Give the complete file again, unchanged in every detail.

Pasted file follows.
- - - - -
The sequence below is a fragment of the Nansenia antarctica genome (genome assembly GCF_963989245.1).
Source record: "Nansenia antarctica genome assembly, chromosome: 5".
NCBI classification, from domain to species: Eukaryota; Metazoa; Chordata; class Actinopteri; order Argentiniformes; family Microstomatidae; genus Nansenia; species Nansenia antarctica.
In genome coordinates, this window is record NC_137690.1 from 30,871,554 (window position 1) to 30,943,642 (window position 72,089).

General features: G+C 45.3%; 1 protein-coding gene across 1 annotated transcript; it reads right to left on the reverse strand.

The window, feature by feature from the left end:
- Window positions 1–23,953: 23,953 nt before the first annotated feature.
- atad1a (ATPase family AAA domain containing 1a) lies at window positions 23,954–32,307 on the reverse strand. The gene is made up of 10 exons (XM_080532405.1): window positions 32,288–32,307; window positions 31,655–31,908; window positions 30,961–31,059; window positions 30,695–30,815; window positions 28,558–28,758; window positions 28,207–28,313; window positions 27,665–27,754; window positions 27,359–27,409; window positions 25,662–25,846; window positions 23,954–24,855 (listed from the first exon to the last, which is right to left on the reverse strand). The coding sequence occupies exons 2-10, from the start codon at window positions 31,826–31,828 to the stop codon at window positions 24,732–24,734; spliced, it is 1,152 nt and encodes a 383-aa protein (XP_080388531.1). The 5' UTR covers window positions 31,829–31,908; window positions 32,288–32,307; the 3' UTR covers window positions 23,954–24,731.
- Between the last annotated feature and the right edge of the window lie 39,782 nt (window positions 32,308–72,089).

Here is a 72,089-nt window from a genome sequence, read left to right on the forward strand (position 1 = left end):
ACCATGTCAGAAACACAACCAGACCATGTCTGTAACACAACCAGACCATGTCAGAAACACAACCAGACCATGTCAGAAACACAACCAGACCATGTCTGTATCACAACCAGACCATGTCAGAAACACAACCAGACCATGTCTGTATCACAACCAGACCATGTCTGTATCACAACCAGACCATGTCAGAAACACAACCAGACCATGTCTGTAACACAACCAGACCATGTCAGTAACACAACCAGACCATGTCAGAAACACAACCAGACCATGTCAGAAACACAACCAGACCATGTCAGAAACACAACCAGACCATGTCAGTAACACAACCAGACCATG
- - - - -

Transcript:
The sequence below is a fragment of the Nansenia antarctica genome (genome assembly GCF_963989245.1).
Source record: "Nansenia antarctica genome assembly, chromosome: 5".
NCBI classification, from domain to species: Eukaryota; Metazoa; Chordata; class Actinopteri; order Argentiniformes; family Microstomatidae; genus Nansenia; species Nansenia antarctica.
In genome coordinates, this window is record NC_137690.1 from 30,871,554 (window position 1) to 30,943,642 (window position 72,089).

General features: G+C 45.3%; 1 protein-coding gene across 1 annotated transcript; it reads right to left on the reverse strand.

The window, feature by feature from the left end:
- Window positions 1–23,953: 23,953 nt before the first annotated feature.
- atad1a (ATPase family AAA domain containing 1a) lies at window positions 23,954–32,307 on the reverse strand. The gene is made up of 10 exons (XM_080532405.1): window positions 32,288–32,307; window positions 31,655–31,908; window positions 30,961–31,059; window positions 30,695–30,815; window positions 28,558–28,758; window positions 28,207–28,313; window positions 27,665–27,754; window positions 27,359–27,409; window positions 25,662–25,846; window positions 23,954–24,855 (listed from the first exon to the last, which is right to left on the reverse strand). The coding sequence occupies exons 2-10, from the start codon at window positions 31,826–31,828 to the stop codon at window positions 24,732–24,734; spliced, it is 1,152 nt and encodes a 383-aa protein (XP_080388531.1). The 5' UTR covers window positions 31,829–31,908; window positions 32,288–32,307; the 3' UTR covers window positions 23,954–24,731.
- Between the last annotated feature and the right edge of the window lie 39,782 nt (window positions 32,308–72,089).

Here is a 72,089-nt window from a genome sequence, read left to right on the forward strand (position 1 = left end):
ACCATGTCAGAAACACAACCAGACCATGTCTGTAACACAACCAGACCATGTCAGAAACACAACCAGACCATGTCAGAAACACAACCAGACCATGTCTGTATCACAACCAGACCATGTCAGAAACACAACCAGACCATGTCTGTATCACAACCAGACCATGTCTGTATCACAACCAGACCATGTCAGAAACACAACCAGACCATGTCTGTAACACAACCAGACCATGTCAGTAACACAACCAGACCATGTCAGAAACACAACCAGACCATGTCAGAAACACAACCAGACCATGTCAGAAACACAACCAGACCATGTCAGTAACACAACCAGACCATG